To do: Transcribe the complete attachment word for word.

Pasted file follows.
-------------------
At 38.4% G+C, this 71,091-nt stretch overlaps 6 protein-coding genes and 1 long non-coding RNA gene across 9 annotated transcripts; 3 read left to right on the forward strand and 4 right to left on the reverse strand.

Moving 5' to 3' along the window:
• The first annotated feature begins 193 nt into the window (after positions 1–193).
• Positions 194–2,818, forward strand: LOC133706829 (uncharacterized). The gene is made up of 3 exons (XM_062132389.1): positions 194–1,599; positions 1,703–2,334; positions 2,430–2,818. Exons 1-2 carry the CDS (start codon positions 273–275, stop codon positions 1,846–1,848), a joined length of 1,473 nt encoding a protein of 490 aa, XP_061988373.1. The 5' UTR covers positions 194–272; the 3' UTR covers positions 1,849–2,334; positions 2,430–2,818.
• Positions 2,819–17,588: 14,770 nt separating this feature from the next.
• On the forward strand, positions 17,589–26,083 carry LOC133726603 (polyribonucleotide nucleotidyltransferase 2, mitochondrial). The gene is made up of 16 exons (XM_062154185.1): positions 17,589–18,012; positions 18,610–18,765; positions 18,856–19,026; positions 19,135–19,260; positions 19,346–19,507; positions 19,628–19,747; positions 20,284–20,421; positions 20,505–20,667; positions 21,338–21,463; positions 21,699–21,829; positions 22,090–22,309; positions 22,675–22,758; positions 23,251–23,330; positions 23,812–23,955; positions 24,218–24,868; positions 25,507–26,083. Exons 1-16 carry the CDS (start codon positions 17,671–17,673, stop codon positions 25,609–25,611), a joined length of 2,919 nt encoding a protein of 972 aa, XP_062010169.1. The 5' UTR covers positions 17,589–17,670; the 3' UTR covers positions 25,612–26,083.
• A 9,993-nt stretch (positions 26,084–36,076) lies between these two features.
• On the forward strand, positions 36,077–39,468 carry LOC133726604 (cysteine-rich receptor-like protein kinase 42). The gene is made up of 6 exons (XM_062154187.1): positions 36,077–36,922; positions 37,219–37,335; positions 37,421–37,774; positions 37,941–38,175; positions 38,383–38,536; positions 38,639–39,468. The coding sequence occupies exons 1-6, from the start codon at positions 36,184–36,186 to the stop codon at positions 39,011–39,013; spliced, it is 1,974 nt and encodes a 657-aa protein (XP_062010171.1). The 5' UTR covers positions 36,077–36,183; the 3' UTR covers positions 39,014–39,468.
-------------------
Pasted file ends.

At 38.4% G+C, this 71,091-nt stretch overlaps 6 protein-coding genes and 1 long non-coding RNA gene across 9 annotated transcripts; 3 read left to right on the forward strand and 4 right to left on the reverse strand.

Moving 5' to 3' along the window:
• The first annotated feature begins 193 nt into the window (after positions 1–193).
• Positions 194–2,818, forward strand: LOC133706829 (uncharacterized). The gene is made up of 3 exons (XM_062132389.1): positions 194–1,599; positions 1,703–2,334; positions 2,430–2,818. Exons 1-2 carry the CDS (start codon positions 273–275, stop codon positions 1,846–1,848), a joined length of 1,473 nt encoding a protein of 490 aa, XP_061988373.1. The 5' UTR covers positions 194–272; the 3' UTR covers positions 1,849–2,334; positions 2,430–2,818.
• Positions 2,819–17,588: 14,770 nt separating this feature from the next.
• On the forward strand, positions 17,589–26,083 carry LOC133726603 (polyribonucleotide nucleotidyltransferase 2, mitochondrial). The gene is made up of 16 exons (XM_062154185.1): positions 17,589–18,012; positions 18,610–18,765; positions 18,856–19,026; positions 19,135–19,260; positions 19,346–19,507; positions 19,628–19,747; positions 20,284–20,421; positions 20,505–20,667; positions 21,338–21,463; positions 21,699–21,829; positions 22,090–22,309; positions 22,675–22,758; positions 23,251–23,330; positions 23,812–23,955; positions 24,218–24,868; positions 25,507–26,083. Exons 1-16 carry the CDS (start codon positions 17,671–17,673, stop codon positions 25,609–25,611), a joined length of 2,919 nt encoding a protein of 972 aa, XP_062010169.1. The 5' UTR covers positions 17,589–17,670; the 3' UTR covers positions 25,612–26,083.
• A 9,993-nt stretch (positions 26,084–36,076) lies between these two features.
• On the forward strand, positions 36,077–39,468 carry LOC133726604 (cysteine-rich receptor-like protein kinase 42). The gene is made up of 6 exons (XM_062154187.1): positions 36,077–36,922; positions 37,219–37,335; positions 37,421–37,774; positions 37,941–38,175; positions 38,383–38,536; positions 38,639–39,468. The coding sequence occupies exons 1-6, from the start codon at positions 36,184–36,186 to the stop codon at positions 39,011–39,013; spliced, it is 1,974 nt and encodes a 657-aa protein (XP_062010171.1). The 5' UTR covers positions 36,077–36,183; the 3' UTR covers positions 39,014–39,468.